Bilateral Engagement/Assistance

  14.  Bilaterally, and through our work with the UN, NATO, EU, OSCE and other international organisations and NGOs, we continue to support efforts to build a democratic, tolerant and stable Kosovo. In financial year 2002-03 the UK provided over £128 million of multilateral assistance to Kosovo and £2.9 million bilateral assistance. The EU funds change and reconstruction in Kosovo primarily through its regional aid programme CARDS (Community Assistance for Reconstruction, Development and Stabilisation), which is designed to support the objectives of the Stabilisation and Association Process (SAp). Between 2001 and 2003 the EU committed more than 336 million Euro through CARDS. The UK has long supported these commitments and contributes about 19% of total CARDS funding.

  15.  To help underpin security, the UK currently provides around 200 troops to KFOR deployed on specific tasks relating to extremists and organised crime. We also have over 100 police deployed in the UNMIK police mission in Kosovo, the majority of whom are performing an executive policing function. UK officers are also deployed in a training, mentoring and intelligence role. UNMIK's ultimate aim is to train the Kosovo Police Service to a level where they can replace UNMIK in their current duties and meet European and international policing standards. Following the widespread civil unrest in March we are addressing the lessons learned to assist UNMIK Police and the KPS to respond more effectively to public disorder.

  16.  High-level visits to Kosovo in recent years have included: Minister for Europe Dr Denis MacShane, as part of a regional tour in April 2004; the Commons Defence Select Committee in February 2004 and HRH the Princess Royal in February 2003. We have also hosted visits to the UK by Minister of Environment and Spatial Planning, Ethem Ceku in March 2004, the then SRSG Harm Holkeri in February 2004 and Prime Minister Bajram Rexhepi in October 2003.


Contact Group Political Directors' statement following a meeting in the margins of UNGA on 22 September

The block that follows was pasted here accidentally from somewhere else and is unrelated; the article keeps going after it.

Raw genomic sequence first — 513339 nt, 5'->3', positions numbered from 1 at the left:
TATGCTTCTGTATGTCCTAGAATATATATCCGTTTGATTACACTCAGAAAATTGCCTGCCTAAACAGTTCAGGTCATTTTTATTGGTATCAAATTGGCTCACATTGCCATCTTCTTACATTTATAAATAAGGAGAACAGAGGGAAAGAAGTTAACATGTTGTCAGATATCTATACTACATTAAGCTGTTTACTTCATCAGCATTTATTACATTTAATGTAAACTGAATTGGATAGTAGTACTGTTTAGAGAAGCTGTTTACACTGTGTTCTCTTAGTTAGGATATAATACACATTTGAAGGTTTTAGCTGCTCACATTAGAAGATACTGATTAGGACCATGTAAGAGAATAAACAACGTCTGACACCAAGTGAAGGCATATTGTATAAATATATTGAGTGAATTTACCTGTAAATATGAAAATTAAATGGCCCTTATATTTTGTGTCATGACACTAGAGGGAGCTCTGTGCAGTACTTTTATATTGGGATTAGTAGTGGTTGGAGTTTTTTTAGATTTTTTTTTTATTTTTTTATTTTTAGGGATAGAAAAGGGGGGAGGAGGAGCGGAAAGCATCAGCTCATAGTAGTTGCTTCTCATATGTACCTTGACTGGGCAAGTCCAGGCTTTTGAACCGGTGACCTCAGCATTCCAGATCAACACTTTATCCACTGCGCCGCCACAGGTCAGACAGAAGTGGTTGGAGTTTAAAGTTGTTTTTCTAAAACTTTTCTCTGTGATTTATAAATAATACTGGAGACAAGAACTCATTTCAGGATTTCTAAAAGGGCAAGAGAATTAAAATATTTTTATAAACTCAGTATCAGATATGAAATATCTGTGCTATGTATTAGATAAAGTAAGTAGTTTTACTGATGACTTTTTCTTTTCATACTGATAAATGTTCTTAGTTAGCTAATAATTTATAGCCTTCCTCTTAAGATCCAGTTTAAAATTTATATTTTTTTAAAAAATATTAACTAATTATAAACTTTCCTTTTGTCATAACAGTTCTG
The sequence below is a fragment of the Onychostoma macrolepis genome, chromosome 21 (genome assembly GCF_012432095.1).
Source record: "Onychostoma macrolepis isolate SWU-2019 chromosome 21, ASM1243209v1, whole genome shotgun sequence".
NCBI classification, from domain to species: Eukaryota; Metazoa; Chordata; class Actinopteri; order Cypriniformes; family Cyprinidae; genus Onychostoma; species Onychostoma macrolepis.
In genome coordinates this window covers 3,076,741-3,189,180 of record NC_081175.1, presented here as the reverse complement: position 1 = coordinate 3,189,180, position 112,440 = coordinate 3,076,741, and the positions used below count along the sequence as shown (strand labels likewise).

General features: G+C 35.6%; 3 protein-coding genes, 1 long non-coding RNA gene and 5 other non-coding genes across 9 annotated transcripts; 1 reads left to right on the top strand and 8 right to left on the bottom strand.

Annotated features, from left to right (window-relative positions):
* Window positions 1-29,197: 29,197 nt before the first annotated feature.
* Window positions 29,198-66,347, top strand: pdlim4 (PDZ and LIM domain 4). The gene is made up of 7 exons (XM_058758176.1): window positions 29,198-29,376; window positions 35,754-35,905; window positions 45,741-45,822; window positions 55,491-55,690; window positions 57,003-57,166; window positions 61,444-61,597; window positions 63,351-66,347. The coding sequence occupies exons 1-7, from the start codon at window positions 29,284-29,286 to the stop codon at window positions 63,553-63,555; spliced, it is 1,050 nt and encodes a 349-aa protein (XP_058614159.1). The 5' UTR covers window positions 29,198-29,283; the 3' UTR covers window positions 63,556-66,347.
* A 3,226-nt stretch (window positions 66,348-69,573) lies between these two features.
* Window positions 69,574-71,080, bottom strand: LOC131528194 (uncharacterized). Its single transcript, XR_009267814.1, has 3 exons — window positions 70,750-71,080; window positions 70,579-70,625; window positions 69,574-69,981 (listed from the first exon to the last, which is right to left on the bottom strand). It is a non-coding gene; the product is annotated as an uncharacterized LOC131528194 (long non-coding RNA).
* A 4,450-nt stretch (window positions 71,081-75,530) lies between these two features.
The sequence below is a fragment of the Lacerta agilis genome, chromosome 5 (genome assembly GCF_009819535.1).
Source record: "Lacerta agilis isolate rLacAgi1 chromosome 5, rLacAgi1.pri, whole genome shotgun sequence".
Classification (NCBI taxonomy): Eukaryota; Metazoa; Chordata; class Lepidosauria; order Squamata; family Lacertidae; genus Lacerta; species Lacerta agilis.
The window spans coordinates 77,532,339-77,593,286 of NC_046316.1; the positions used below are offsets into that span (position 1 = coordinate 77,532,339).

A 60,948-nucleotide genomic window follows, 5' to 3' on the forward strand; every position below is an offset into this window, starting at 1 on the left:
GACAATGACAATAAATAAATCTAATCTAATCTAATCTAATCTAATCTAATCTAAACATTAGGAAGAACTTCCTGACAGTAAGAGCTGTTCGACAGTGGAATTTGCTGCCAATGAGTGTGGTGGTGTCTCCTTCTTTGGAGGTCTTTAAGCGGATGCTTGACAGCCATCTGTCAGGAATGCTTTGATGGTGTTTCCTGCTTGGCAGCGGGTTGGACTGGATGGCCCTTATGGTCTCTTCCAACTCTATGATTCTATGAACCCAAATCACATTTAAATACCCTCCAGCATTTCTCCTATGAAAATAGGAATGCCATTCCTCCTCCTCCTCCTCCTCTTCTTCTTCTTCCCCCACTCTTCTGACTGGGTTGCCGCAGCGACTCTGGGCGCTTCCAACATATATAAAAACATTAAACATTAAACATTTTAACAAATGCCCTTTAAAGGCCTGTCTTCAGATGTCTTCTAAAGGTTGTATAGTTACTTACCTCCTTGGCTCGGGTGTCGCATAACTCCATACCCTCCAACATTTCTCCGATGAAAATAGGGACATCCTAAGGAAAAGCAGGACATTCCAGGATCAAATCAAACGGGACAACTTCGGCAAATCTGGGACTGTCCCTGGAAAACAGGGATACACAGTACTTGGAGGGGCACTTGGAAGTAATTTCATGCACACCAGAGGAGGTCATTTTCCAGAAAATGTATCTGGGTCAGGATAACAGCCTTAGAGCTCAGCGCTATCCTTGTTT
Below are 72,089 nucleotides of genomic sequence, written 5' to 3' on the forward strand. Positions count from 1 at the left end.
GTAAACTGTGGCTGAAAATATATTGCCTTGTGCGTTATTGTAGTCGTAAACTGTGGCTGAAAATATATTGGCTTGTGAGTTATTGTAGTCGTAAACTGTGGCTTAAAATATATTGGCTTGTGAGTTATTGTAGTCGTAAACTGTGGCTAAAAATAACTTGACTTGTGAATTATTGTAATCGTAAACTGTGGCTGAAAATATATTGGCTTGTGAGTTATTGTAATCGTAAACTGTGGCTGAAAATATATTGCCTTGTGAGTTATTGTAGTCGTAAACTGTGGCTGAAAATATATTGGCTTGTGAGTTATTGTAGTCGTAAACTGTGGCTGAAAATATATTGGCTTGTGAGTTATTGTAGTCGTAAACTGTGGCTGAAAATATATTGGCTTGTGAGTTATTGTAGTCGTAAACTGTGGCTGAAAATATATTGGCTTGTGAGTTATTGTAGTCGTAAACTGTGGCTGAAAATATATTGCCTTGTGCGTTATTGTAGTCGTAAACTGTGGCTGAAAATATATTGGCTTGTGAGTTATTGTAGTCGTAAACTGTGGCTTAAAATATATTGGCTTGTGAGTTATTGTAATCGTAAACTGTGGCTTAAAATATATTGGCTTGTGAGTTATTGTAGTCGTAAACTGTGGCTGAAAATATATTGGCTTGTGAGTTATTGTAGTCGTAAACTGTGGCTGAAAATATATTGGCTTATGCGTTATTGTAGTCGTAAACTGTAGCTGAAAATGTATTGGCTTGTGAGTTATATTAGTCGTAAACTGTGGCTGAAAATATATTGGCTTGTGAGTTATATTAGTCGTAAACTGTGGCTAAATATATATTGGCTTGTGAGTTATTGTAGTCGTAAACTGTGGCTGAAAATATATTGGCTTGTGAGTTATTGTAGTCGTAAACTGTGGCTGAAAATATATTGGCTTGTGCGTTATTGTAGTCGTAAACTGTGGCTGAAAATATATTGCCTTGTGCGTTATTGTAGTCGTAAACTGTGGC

"The Political Directors of the Contact Group—Germany, France, Italy, the Russian Federation, United Kingdom, United States of America, and representatives of the European Union—met the Special Representative of the UN Secretary General, Soren Jessen-Petersen, on 22nd September 2004 in New York to assess the situation in Kosovo and the way towards determining Kosovo's future status as outlined in UNSC Resolution 1244. The Contact Group paid tribute to the Secretary-General's initiative in commissioning the comprehensive Kosovo Report prepared by Ambassador Kai Eide of Norway and looked forward to the Secretary-General's further consultations, which he initiated in his 20 September meetings. Welcoming the Eide Report, the Contact Group agreed with the Secretary-General that it provided an integrated and comprehensive strategy for Kosovo.

  The Contact Group discussed some principal goals which govern the further political process. Kosovo's future, like that of the entire region, is as part of Europe.

  The basis of any settlement must include the promotion of security and stability in the Balkans. As the "Standards for Kosovo" document states, the future for Kosovo must be one in which all people, "regardless of ethnic background, race or religion, are free to live, work and travel without fear, hostility or danger, and where there is tolerance, justice and peace for everyone". The Contact Group's attitude towards the future of Kosovo will depend heavily on the extent to which this statement matches the reality on the ground in Kosovo, particularly in regard to Kosovo's Serb and other non-Albanian communities. The emergence of such a Kosovo will contribute to moving the Western Balkan region towards European integration. These indicators mean that Kosovo would not return to the situation prevailing there before March 1999.

  The Contact Group expects concrete progress on decentralisation in Kosovo. In this context, the Contact Group supports the Framework Document for the Reform of Local Self-Government in Kosovo of 19 July. It also supports UNMIK and the PISG in elaborating Kosovo's decentralisation concept, taking into account issues such as the protection of minority community rights and security and the need to ensure better living conditions for all inhabitants in Kosovo. The Contact Group looked forward to the implementation of pilot projects by the PISG and UNMIK, and called on the representatives of the Kosovo Serb community to join the Pristina based "Working Group of Local Government Reform" co-headed by UNMIK and the PISG. Without prejudice to any eventual status settlement, the Contact Group emphasised the importance of effective institutional mechanisms to ensure the protection of minority communities.

  Recognising Belgrade's interest in decentralisation, the Contact Group reaffirmed its support for constructive engagement with Belgrade. In this context, elements of the Belgrade Plan could enrich the UNMIK-led process. The Contact Group expressed its readiness to support discussion between Belgrade and Pristina, including the PISG and representatives of the Kosovo Serb community, and UNMIK, at a mutually acceptable time and place. Ultimately, any solution to these issues must be agreed by and benefit all communities within Kosovo.